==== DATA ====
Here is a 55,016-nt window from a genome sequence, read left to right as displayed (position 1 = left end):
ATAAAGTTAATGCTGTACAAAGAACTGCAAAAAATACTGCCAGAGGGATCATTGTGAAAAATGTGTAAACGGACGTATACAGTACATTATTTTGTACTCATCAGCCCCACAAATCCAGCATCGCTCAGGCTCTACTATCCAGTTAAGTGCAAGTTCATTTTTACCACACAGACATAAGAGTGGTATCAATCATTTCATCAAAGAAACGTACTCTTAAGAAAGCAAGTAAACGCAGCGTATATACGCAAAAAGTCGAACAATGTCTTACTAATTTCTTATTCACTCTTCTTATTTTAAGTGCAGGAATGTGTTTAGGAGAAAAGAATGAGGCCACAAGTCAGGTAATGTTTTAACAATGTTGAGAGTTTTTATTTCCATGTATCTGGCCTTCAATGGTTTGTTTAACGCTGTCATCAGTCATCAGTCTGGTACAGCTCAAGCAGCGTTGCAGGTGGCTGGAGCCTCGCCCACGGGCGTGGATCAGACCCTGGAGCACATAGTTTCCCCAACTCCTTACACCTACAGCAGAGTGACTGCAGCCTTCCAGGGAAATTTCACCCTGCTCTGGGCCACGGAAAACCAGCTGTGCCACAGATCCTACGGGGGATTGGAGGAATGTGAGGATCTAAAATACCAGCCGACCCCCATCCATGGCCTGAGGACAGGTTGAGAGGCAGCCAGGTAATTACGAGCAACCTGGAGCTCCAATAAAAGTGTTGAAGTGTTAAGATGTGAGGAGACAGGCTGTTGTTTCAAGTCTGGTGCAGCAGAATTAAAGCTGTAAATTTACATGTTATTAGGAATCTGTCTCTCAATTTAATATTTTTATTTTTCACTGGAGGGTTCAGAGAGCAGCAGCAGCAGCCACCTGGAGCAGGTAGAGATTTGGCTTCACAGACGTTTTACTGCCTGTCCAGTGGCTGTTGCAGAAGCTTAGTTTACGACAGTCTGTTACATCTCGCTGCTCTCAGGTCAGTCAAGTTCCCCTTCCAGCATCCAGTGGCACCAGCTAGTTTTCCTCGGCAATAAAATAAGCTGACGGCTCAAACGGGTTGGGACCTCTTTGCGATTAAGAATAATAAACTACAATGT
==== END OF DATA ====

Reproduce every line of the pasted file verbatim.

Here is a 55,016-nt window from a genome sequence, read left to right as displayed (position 1 = left end):
ATAAAGTTAATGCTGTACAAAGAACTGCAAAAAATACTGCCAGAGGGATCATTGTGAAAAATGTGTAAACGGACGTATACAGTACATTATTTTGTACTCATCAGCCCCACAAATCCAGCATCGCTCAGGCTCTACTATCCAGTTAAGTGCAAGTTCATTTTTACCACACAGACATAAGAGTGGTATCAATCATTTCATCAAAGAAACGTACTCTTAAGAAAGCAAGTAAACGCAGCGTATATACGCAAAAAGTCGAACAATGTCTTACTAATTTCTTATTCACTCTTCTTATTTTAAGTGCAGGAATGTGTTTAGGAGAAAAGAATGAGGCCACAAGTCAGGTAATGTTTTAACAATGTTGAGAGTTTTTATTTCCATGTATCTGGCCTTCAATGGTTTGTTTAACGCTGTCATCAGTCATCAGTCTGGTACAGCTCAAGCAGCGTTGCAGGTGGCTGGAGCCTCGCCCACGGGCGTGGATCAGACCCTGGAGCACATAGTTTCCCCAACTCCTTACACCTACAGCAGAGTGACTGCAGCCTTCCAGGGAAATTTCACCCTGCTCTGGGCCACGGAAAACCAGCTGTGCCACAGATCCTACGGGGGATTGGAGGAATGTGAGGATCTAAAATACCAGCCGACCCCCATCCATGGCCTGAGGACAGGTTGAGAGGCAGCCAGGTAATTACGAGCAACCTGGAGCTCCAATAAAAGTGTTGAAGTGTTAAGATGTGAGGAGACAGGCTGTTGTTTCAAGTCTGGTGCAGCAGAATTAAAGCTGTAAATTTACATGTTATTAGGAATCTGTCTCTCAATTTAATATTTTTATTTTTCACTGGAGGGTTCAGAGAGCAGCAGCAGCAGCCACCTGGAGCAGGTAGAGATTTGGCTTCACAGACGTTTTACTGCCTGTCCAGTGGCTGTTGCAGAAGCTTAGTTTACGACAGTCTGTTACATCTCGCTGCTCTCAGGTCAGTCAAGTTCCCCTTCCAGCATCCAGTGGCACCAGCTAGTTTTCCTCGGCAATAAAATAAGCTGACGGCTCAAACGGGTTGGGACCTCTTTGCGATTAAGAATAATAAACTACAATGT